During a sunny lunchtime on the Bryan Center Plaza in the first week of classes, a throng of students crowd around Dorian Bolden ’02, surrounded by his wife, his kids, and some associates, as he uses a giant pair of Duke Blue scissors to cut a long Duke Blue ribbon in front of his brand-new coffee shop, Beyu Blue. “It is by far the coolest thing as an alum to come back on campus,” Bolden says, “and be among all of us students.” He laughs. “Well, all of you are students,” he says. It’s an easy stumble to make—time has flown.
That Bolden finds himself back on campus as a business owner is satisfying; that his business sits a few steps away from where he met his wife, Taineisha Bolden ’04 (then Sledge), is delightful.
But “the irony,” Bolden says, “is I never thought I would be doing something with my major.”
He started out aiming to study computer science, but a misplaced semicolon convinced him to give up on programming within his first couple days. “I fell in love with sociology, first class,” he says. “How do you identify? Who are you? How do you identify yourself?” Everyone in the classroom saw himself or herself as belonging to some race, class, gender, or other group, and Bolden was hooked on figuring out how we decide who we are. The name he selected for his downtown Durham coffee shop, “Beyu,” is pronounced—and it means—just what it looks like: Be you.
At Duke, Bolden majored in sociology and economics, with a certificate in markets and management—but upon graduation, he almost immediately went to work in finance, living with Duke friends in New York. He experienced two life-changing events while there: For one, he traveled to Jamaica. Bolden grew up in Decatur, Georgia. Despite the fact that he found Duke eye-opening (“I had never been around so many white people!”), he says he first saw real poverty in Jamaica, and he began “fighting for the changes I want to see.” For another thing, his father died, and he began to recognize that “tomorrow isn’t guaranteed.”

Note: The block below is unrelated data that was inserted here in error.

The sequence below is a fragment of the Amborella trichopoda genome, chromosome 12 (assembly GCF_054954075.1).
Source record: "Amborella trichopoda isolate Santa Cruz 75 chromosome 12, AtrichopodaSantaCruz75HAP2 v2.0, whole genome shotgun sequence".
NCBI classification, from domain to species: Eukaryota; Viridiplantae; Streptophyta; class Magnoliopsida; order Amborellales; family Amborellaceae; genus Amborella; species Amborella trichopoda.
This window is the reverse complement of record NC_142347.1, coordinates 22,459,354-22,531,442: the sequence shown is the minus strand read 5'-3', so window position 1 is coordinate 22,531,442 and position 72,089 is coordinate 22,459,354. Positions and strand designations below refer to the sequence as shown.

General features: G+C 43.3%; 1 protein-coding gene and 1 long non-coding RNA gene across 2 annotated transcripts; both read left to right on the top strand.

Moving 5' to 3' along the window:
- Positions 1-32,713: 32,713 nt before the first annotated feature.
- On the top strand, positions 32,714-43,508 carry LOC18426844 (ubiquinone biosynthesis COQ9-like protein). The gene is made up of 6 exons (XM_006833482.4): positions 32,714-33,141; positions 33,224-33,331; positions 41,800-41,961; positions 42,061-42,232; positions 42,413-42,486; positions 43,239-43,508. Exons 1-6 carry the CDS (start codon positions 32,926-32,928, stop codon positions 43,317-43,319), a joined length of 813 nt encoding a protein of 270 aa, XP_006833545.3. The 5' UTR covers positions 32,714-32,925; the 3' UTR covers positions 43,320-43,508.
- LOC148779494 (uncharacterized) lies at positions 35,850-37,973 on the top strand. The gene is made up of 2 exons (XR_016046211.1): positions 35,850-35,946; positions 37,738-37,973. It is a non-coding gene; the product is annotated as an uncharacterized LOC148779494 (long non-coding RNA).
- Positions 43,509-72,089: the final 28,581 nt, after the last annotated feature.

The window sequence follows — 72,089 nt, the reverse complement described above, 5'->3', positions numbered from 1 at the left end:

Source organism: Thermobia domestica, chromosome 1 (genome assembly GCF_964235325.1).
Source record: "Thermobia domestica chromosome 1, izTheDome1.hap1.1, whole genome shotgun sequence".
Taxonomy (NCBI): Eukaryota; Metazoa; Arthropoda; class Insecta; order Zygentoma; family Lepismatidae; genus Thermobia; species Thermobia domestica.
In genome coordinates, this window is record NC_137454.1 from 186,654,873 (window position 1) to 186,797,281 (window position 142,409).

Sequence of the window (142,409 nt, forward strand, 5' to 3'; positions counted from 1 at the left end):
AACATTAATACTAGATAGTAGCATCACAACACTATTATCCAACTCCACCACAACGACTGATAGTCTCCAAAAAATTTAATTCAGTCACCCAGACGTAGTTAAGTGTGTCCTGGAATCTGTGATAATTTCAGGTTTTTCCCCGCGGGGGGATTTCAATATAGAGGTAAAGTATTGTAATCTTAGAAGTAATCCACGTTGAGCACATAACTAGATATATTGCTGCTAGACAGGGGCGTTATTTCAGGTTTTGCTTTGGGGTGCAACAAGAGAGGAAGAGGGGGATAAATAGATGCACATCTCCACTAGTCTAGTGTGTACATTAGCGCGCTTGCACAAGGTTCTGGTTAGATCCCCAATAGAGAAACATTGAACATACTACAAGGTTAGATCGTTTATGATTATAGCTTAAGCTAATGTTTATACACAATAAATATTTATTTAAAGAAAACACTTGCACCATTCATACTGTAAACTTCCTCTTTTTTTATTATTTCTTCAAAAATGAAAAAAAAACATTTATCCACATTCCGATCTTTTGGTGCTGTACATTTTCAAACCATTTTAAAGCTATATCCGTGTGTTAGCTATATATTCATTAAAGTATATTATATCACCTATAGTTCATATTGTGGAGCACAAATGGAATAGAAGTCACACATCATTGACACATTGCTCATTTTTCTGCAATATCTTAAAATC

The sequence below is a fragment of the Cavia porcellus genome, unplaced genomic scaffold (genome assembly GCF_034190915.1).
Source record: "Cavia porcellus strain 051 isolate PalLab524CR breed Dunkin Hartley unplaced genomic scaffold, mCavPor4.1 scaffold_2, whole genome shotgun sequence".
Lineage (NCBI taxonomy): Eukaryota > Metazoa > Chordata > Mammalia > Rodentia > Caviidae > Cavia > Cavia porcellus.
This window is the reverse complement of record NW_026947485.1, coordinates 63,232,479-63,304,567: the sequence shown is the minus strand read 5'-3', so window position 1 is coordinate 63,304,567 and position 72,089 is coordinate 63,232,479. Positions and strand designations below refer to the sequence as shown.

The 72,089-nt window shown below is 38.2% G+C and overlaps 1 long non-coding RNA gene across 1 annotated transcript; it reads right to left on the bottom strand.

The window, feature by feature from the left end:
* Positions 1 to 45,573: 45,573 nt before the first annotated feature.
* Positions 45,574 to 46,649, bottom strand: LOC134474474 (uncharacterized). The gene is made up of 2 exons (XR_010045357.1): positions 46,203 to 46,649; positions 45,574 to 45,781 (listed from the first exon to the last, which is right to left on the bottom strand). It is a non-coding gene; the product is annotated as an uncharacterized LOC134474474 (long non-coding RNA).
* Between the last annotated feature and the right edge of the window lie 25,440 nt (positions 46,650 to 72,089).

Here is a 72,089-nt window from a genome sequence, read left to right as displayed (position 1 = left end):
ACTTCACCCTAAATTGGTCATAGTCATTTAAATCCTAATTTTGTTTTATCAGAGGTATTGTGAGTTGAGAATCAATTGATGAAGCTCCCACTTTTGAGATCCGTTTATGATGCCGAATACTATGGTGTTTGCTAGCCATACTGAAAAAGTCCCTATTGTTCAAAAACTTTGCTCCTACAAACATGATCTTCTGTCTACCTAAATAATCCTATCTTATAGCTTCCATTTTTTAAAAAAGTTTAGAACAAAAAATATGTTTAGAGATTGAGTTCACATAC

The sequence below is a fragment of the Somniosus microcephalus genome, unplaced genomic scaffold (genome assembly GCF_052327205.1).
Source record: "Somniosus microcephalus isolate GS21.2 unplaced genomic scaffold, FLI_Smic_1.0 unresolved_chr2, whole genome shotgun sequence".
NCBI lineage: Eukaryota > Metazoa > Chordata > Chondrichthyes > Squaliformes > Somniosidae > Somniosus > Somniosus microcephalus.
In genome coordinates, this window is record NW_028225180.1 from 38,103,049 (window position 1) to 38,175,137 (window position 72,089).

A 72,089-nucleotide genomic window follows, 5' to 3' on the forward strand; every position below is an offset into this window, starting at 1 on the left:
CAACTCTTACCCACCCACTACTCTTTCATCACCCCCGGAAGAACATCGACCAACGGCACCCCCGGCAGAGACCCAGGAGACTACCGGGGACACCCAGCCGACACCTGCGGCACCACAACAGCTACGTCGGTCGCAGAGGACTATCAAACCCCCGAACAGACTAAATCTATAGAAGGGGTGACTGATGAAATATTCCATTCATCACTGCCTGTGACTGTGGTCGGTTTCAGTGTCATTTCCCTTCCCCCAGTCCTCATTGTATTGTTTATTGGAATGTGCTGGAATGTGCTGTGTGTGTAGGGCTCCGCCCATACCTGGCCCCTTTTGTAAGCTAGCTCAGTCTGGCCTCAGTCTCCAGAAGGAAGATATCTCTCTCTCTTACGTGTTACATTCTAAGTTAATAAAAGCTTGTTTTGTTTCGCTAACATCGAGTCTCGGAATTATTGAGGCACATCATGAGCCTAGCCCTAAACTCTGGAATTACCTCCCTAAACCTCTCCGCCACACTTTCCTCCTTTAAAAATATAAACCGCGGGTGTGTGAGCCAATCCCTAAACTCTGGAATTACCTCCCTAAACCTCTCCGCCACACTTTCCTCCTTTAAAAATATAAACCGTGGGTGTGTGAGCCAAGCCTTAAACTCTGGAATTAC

When his company merged with another, and he saw people he trusted and people he looked up to lose their jobs, “it became less about money,” he says. “I lost that appetite just working for someone else in general”—and he left. He quickly stepped into the retail jobs he had held all his life, and got work in a coffee shop, which he found suited him.
“I enjoy making a person’s day brighter,” he says. “I think there’s a level of nobility in that: A smile, and ‘have a nice day’ has value. We forget that.” And when it was time for Taineisha to go to medical school at UNC, “I knew it was time to take the chance and follow her.”
That’s a Duke story in itself. Dorian and Taineisha met cute at the Bryan Center. Taineisha, new to campus, couldn’t locate an event for her B.N. Duke Scholarship program. Dorian, working the information desk, explained that he couldn’t direct her to her event if she didn’t know where it was. She expected more help, which “started an argument,” Dorian says, laughing, and more than fifteen years, one business, and two kids later they’re still working things out. Taineisha is a physician, working in Roxboro. “Beyu is his thing,” she says, smiling, though she calls finally seeing it fully open on campus “surreal.” When the space came available and Duke approached Beyu, “I was more excited than he was.”
Beyu Blue is its first satellite location. The spot opened up after a much-publicized incident last spring in which, after a Duke administrator’s complaint about music at coffee shop Joe Van Gogh, two employees were fired; soon afterward, Joe Van Gogh cut its ties with Duke.
Opening a second location, on campus, pleases that old sociology major. “When I was at Duke, white was the majority, and now nonwhite is the majority.” He sees the Beyu message as an opportunity to remind the Duke community: We have “so much more in common than we do differences.” He knows the students walking the Bryan Center Plaza, noses in their phones, will face a world changing as rapidly as the composition of the Duke student body has changed. “People try to find a way of dividing us, polarizing us. How do you bridge all that together?”
You might start with a cup of coffee.